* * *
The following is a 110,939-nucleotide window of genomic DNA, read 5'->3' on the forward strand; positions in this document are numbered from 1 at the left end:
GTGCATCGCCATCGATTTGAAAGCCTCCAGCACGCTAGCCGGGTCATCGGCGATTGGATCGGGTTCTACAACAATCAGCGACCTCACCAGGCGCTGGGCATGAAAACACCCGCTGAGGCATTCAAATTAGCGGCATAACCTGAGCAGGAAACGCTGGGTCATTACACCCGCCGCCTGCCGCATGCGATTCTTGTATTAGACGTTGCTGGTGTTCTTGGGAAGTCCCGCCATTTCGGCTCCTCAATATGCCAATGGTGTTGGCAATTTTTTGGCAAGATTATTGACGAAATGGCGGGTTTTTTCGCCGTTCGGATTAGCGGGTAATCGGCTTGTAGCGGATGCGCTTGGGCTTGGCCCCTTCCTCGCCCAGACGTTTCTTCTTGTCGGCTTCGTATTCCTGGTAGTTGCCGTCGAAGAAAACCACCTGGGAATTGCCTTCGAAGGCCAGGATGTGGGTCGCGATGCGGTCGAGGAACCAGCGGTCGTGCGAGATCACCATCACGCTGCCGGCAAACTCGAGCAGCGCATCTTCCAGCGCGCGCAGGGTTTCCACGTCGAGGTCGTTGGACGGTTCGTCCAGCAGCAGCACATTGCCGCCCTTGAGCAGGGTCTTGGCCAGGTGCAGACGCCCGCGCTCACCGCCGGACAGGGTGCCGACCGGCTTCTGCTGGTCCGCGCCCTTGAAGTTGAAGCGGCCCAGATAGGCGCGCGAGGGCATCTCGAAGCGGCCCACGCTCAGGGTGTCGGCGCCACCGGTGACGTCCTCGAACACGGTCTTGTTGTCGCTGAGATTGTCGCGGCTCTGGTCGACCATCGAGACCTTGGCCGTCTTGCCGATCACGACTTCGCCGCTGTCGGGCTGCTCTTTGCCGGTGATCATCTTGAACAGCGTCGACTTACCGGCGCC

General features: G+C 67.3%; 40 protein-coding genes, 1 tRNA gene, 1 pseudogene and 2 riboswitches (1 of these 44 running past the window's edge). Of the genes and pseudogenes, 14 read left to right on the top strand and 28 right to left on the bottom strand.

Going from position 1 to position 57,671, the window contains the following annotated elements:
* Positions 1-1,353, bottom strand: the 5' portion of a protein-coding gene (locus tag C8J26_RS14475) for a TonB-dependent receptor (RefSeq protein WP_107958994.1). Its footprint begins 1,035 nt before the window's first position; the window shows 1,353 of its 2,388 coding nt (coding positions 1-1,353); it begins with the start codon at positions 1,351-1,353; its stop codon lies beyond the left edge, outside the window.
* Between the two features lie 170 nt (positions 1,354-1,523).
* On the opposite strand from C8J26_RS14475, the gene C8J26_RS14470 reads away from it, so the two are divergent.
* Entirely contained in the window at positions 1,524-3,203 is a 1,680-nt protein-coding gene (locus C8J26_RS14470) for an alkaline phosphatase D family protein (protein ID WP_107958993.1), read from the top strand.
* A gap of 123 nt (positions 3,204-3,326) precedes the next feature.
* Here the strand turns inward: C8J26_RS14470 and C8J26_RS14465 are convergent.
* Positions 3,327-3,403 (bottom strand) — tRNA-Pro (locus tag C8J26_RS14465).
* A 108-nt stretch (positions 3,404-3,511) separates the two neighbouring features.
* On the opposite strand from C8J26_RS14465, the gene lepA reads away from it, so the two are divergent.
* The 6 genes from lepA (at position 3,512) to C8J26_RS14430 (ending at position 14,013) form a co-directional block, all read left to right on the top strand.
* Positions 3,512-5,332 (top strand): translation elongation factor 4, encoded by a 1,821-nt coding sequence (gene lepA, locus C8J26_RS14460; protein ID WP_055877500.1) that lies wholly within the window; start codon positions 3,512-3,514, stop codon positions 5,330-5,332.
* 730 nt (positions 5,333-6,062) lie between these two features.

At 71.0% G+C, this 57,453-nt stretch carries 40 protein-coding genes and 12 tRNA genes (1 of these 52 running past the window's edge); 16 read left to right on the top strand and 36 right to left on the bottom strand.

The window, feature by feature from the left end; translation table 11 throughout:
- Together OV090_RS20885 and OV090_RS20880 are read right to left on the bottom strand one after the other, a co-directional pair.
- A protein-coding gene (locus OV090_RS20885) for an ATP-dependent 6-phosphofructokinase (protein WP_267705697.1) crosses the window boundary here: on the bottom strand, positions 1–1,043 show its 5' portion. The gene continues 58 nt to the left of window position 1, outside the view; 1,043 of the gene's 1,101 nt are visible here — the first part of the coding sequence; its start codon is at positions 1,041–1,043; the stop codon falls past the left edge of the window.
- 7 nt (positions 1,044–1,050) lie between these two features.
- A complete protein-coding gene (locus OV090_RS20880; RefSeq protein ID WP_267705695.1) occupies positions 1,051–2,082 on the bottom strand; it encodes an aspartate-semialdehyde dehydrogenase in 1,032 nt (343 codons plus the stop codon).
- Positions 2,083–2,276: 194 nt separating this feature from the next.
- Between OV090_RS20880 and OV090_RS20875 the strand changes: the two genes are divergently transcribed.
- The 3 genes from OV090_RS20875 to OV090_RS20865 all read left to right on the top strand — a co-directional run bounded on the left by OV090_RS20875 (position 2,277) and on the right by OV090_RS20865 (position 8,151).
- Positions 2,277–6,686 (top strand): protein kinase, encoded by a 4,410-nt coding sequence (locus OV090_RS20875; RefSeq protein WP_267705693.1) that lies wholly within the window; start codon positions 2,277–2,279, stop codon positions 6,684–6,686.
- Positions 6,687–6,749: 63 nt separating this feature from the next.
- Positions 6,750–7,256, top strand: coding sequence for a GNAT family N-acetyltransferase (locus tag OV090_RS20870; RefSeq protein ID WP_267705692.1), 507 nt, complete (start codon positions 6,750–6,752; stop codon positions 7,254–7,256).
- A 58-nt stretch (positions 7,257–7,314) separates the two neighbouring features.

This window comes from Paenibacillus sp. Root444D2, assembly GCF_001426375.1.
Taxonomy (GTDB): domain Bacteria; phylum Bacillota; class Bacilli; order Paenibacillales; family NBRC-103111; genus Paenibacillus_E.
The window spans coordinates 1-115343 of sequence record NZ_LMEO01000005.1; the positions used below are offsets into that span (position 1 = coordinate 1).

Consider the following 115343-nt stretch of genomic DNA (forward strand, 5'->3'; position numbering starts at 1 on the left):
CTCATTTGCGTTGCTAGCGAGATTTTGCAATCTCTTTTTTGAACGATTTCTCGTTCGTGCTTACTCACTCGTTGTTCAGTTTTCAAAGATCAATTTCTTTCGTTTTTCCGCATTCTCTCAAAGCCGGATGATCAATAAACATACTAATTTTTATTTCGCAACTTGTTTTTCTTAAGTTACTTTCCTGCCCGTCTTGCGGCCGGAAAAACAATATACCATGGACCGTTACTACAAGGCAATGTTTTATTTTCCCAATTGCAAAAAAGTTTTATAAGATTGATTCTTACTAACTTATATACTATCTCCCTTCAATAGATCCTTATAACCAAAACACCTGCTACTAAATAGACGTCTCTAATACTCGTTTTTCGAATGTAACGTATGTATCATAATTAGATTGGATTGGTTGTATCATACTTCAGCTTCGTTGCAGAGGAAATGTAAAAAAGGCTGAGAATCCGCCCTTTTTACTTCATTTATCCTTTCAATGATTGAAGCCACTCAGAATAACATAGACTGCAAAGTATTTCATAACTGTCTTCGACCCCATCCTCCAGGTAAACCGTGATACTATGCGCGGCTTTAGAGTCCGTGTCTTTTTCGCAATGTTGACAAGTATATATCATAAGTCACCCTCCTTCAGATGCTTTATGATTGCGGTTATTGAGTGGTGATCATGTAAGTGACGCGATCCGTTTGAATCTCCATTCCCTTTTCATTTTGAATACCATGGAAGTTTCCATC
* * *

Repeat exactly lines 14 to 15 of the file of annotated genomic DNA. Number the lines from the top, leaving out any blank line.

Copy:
* The 6 genes from lepA (at position 3,512) to C8J26_RS14430 (ending at position 14,013) form a co-directional block, all read left to right on the top strand.
* Positions 3,512-5,332 (top strand): translation elongation factor 4, encoded by a 1,821-nt coding sequence (gene lepA, locus C8J26_RS14460; protein ID WP_055877500.1) that lies wholly within the window; start codon positions 3,512-3,514, stop codon positions 5,330-5,332.